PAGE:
Smith: Sometimes I may be on an island suggesting that value-based care is seeing momentum, but I do believe it will continue to see more scale and be more relevant, particularly in the government programs, and I think it’s for three reasons. One is you’re going to continue to see a significant increase in the number of people covered by Medicare as the Boomer generation ages into retirement. Second, CMS has this goal of 100 percent of Medicare beneficiaries and a majority of Medicaid enrollees to be in value-based arrangements by 2030. Third, the increasing percentage of providers’ patient panels being in government insurance. Value-based care is relevant in those government-funded programs and populations. For providers to participate in the value-based care financial model, they will need to eventually take downside risk if they’re going to drive really material outcomes for their respective businesses going forward. The reason is that payers are only willing to share material upside with providers that are willing to take downside risk.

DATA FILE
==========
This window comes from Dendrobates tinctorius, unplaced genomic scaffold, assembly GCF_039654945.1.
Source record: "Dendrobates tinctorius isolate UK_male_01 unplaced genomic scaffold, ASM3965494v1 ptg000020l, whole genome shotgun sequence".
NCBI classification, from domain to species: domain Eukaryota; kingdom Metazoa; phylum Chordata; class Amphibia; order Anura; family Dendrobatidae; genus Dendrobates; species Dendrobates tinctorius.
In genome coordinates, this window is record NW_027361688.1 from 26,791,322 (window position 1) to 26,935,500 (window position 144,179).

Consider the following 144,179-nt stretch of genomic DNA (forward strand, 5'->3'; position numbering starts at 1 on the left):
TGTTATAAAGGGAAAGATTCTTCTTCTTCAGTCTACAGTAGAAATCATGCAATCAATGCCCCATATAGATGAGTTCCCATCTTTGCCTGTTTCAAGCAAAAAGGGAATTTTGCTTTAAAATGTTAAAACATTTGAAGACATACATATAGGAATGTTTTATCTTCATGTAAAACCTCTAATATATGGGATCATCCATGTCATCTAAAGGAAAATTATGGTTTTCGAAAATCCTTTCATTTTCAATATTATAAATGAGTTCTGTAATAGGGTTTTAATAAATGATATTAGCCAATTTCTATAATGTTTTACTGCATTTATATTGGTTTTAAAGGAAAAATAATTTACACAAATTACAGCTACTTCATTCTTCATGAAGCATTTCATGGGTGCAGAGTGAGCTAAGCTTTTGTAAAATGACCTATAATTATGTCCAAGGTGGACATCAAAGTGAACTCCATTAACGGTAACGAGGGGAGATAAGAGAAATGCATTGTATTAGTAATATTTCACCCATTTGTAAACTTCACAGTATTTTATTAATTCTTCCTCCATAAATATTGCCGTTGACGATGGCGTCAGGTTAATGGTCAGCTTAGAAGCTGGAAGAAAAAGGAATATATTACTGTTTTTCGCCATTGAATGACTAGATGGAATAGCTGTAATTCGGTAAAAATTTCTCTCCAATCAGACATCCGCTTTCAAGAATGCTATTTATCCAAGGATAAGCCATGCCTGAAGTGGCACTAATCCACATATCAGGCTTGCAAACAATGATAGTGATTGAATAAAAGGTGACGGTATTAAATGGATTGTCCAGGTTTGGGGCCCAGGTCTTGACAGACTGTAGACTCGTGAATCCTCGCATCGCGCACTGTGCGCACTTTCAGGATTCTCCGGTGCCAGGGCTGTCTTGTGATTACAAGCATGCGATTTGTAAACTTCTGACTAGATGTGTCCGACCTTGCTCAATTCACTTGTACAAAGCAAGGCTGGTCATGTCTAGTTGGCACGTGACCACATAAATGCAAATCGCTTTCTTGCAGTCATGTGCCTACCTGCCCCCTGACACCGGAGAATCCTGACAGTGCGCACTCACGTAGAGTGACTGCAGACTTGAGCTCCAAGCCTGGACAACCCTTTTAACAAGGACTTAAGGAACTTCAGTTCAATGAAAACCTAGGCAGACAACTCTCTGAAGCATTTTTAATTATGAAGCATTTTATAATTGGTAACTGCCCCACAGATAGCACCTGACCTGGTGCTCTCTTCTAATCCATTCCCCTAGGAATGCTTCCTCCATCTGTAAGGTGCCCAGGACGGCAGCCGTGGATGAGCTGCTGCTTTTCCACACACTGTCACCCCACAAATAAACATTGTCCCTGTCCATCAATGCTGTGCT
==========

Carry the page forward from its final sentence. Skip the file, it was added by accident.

I think that as more health systems see a larger percentage of their patient panel being in government pay, you’re going to continue to see their clinically integrated networks embracing value-based care in a way that’s going to drive better outcomes.